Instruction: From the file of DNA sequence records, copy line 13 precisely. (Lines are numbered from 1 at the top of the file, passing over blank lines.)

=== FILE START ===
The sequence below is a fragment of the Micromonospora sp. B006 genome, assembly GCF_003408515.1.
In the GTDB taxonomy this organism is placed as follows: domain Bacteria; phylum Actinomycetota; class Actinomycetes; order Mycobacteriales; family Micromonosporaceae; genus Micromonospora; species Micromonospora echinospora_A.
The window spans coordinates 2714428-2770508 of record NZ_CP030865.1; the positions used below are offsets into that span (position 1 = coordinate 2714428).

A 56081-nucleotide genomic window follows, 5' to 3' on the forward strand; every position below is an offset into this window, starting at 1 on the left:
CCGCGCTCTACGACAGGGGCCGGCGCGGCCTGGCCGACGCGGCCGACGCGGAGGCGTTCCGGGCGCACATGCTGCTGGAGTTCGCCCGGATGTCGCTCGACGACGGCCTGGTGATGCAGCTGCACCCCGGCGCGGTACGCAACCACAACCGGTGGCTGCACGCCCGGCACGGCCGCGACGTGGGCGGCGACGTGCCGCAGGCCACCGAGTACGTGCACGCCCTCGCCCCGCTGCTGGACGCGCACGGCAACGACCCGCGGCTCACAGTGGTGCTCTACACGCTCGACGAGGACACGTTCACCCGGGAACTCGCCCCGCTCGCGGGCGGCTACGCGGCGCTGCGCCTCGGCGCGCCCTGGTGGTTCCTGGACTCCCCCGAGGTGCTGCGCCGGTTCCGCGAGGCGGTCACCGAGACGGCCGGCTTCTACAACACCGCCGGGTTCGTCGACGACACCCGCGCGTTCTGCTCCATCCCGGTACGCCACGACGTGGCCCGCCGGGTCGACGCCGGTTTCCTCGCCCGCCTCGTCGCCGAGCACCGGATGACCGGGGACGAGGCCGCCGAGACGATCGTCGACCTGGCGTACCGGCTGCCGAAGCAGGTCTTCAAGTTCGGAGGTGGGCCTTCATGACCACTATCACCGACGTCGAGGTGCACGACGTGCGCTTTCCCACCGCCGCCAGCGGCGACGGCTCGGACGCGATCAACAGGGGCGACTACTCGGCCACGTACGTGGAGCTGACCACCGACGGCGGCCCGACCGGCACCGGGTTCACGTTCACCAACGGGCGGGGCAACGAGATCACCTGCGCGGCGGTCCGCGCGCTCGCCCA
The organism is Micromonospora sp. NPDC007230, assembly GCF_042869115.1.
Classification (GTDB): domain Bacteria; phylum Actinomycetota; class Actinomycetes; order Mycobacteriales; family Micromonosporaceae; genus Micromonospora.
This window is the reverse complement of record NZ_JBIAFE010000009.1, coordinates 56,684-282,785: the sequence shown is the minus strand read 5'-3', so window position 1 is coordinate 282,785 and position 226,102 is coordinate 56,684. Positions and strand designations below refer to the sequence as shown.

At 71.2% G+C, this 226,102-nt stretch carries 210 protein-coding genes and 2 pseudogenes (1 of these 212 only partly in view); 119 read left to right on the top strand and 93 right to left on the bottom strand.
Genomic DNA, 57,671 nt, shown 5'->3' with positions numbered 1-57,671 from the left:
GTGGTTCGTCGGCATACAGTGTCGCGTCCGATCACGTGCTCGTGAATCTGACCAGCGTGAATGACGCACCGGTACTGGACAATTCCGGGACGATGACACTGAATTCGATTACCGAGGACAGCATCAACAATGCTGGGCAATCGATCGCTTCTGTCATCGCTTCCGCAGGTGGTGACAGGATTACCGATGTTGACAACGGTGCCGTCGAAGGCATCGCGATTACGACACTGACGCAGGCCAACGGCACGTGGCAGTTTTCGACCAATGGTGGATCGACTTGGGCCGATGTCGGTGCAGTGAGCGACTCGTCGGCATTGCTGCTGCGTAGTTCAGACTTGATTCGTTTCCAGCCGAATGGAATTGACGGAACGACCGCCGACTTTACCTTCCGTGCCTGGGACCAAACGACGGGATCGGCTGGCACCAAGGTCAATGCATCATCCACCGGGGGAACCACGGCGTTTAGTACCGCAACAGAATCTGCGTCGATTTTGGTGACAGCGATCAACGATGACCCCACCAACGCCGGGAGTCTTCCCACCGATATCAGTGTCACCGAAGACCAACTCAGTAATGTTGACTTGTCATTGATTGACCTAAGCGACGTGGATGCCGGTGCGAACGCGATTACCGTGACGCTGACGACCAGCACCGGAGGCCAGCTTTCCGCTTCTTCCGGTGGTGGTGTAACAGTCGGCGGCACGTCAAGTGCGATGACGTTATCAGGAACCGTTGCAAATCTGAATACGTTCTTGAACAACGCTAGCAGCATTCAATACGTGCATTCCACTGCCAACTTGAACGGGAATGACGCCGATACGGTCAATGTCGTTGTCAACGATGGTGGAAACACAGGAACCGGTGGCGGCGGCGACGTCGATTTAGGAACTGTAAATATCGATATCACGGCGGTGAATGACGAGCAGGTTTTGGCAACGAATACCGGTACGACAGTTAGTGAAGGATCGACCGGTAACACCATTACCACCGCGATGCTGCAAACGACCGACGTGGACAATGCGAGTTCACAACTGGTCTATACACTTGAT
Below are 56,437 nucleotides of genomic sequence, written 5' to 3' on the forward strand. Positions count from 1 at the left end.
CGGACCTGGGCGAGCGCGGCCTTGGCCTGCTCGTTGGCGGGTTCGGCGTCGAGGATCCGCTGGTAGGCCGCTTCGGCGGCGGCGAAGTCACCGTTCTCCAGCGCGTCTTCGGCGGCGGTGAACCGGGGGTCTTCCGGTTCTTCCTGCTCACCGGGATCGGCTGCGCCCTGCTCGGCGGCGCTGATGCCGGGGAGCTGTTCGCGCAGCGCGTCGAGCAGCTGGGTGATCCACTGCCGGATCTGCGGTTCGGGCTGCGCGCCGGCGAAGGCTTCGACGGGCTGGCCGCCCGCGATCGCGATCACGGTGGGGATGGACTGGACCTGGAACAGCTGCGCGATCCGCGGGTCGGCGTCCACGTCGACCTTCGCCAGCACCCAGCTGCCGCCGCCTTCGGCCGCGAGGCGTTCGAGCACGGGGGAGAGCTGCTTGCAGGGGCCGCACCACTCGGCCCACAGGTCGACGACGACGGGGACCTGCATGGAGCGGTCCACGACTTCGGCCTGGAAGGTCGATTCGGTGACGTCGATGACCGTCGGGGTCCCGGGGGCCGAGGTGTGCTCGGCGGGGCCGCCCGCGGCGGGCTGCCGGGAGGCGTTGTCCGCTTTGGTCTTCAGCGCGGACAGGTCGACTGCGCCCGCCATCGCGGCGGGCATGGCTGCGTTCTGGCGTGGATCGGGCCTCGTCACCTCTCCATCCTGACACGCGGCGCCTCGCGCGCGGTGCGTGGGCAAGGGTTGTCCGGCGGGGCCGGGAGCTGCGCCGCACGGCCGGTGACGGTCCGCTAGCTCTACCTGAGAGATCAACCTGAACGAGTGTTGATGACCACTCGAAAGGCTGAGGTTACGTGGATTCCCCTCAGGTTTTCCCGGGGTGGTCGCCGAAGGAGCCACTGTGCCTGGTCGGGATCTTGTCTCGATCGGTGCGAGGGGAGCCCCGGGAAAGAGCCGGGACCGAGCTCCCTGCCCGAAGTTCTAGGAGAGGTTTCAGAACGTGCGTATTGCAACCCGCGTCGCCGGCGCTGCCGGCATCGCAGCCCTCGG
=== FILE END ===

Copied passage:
CGGACCTGGGCGAGCGCGGCCTTGGCCTGCTCGTTGGCGGGTTCGGCGTCGAGGATCCGCTGGTAGGCCGCTTCGGCGGCGGCGAAGTCACCGTTCTCCAGCGCGTCTTCGGCGGCGGTGAACCGGGGGTCTTCCGGTTCTTCCTGCTCACCGGGATCGGCTGCGCCCTGCTCGGCGGCGCTGATGCCGGGGAGCTGTTCGCGCAGCGCGTCGAGCAGCTGGGTGATCCACTGCCGGATCTGCGGTTCGGGCTGCGCGCCGGCGAAGGCTTCGACGGGCTGGCCGCCCGCGATCGCGATCACGGTGGGGATGGACTGGACCTGGAACAGCTGCGCGATCCGCGGGTCGGCGTCCACGTCGACCTTCGCCAGCACCCAGCTGCCGCCGCCTTCGGCCGCGAGGCGTTCGAGCACGGGGGAGAGCTGCTTGCAGGGGCCGCACCACTCGGCCCACAGGTCGACGACGACGGGGACCTGCATGGAGCGGTCCACGACTTCGGCCTGGAAGGTCGATTCGGTGACGTCGATGACCGTCGGGGTCCCGGGGGCCGAGGTGTGCTCGGCGGGGCCGCCCGCGGCGGGCTGCCGGGAGGCGTTGTCCGCTTTGGTCTTCAGCGCGGACAGGTCGACTGCGCCCGCCATCGCGGCGGGCATGGCTGCGTTCTGGCGTGGATCGGGCCTCGTCACCTCTCCATCCTGACACGCGGCGCCTCGCGCGCGGTGCGTGGGCAAGGGTTGTCCGGCGGGGCCGGGAGCTGCGCCGCACGGCCGGTGACGGTCCGCTAGCTCTACCTGAGAGATCAACCTGAACGAGTGTTGATGACCACTCGAAAGGCTGAGGTTACGTGGATTCCCCTCAGGTTTTCCCGGGGTGGTCGCCGAAGGAGCCACTGTGCCTGGTCGGGATCTTGTCTCGATCGGTGCGAGGGGAGCCCCGGGAAAGAGCCGGGACCGAGCTCCCTGCCCGAAGTTCTAGGAGAGGTTTCAGAACGTGCGTATTGCAACCCGCGTCGCCGGCGCTGCCGGCATCGCAGCCCTCGG